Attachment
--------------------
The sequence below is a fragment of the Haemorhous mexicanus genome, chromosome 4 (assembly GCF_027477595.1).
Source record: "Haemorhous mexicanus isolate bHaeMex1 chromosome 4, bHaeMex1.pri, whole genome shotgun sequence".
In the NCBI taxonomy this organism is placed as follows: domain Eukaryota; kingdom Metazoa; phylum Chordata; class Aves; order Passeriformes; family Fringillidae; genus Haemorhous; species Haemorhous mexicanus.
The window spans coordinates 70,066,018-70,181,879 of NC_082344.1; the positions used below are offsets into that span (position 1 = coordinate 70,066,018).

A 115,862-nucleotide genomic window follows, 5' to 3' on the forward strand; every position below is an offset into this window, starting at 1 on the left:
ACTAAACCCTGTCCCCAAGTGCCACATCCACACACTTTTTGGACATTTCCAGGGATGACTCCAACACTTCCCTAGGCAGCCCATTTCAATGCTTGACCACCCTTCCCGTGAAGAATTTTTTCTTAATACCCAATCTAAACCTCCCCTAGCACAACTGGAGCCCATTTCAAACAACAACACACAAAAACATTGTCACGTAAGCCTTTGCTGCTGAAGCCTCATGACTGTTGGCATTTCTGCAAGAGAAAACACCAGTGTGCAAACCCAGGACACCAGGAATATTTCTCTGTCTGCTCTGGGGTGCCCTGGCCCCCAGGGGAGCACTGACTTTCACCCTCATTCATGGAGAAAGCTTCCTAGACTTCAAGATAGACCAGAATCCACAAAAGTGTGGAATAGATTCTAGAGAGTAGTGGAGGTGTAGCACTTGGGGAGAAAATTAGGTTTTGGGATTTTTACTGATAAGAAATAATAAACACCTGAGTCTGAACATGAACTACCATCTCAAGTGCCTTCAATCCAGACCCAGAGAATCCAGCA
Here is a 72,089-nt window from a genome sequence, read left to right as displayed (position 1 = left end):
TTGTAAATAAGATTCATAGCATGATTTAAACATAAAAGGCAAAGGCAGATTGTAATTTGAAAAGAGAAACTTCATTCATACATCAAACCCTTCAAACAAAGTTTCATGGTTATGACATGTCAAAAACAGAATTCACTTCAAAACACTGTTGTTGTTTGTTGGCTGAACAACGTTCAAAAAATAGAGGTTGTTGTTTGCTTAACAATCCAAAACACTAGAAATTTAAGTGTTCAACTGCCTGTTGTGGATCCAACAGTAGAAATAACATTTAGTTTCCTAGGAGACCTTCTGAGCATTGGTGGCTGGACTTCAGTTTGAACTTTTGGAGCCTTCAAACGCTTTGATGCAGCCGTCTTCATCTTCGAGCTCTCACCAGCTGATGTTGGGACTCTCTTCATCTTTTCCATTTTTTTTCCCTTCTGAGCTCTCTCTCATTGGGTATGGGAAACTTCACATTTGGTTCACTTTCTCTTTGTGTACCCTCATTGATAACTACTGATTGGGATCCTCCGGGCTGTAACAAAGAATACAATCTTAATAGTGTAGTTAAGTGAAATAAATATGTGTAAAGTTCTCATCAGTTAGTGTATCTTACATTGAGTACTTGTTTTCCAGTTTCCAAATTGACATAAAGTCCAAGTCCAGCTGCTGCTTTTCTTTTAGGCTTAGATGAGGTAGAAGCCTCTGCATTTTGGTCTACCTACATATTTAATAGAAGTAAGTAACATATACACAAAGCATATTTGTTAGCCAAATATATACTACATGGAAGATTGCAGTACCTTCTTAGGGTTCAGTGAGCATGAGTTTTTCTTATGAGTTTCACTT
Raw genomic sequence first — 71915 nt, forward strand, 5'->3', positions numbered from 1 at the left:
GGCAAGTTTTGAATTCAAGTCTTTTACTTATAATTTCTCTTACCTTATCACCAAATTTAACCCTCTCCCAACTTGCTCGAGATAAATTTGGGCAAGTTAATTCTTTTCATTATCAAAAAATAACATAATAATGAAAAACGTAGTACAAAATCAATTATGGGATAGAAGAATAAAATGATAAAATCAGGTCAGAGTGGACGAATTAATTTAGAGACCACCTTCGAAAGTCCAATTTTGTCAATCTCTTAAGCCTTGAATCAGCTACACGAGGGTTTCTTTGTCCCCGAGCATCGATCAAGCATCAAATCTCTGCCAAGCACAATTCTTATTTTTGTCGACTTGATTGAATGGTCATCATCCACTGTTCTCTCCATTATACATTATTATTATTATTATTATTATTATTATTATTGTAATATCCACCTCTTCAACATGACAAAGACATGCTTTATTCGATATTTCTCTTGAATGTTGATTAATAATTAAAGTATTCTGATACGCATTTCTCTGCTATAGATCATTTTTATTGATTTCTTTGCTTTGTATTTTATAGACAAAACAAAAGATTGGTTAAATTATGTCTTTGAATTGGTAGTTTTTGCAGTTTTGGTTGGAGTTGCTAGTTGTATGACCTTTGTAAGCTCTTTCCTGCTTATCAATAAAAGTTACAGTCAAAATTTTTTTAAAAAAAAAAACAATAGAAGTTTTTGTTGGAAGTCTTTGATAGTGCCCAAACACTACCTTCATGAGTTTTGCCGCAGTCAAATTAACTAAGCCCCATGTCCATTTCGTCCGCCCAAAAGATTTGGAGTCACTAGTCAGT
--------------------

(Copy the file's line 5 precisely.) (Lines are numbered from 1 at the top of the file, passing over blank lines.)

A 115,862-nucleotide genomic window follows, 5' to 3' on the forward strand; every position below is an offset into this window, starting at 1 on the left: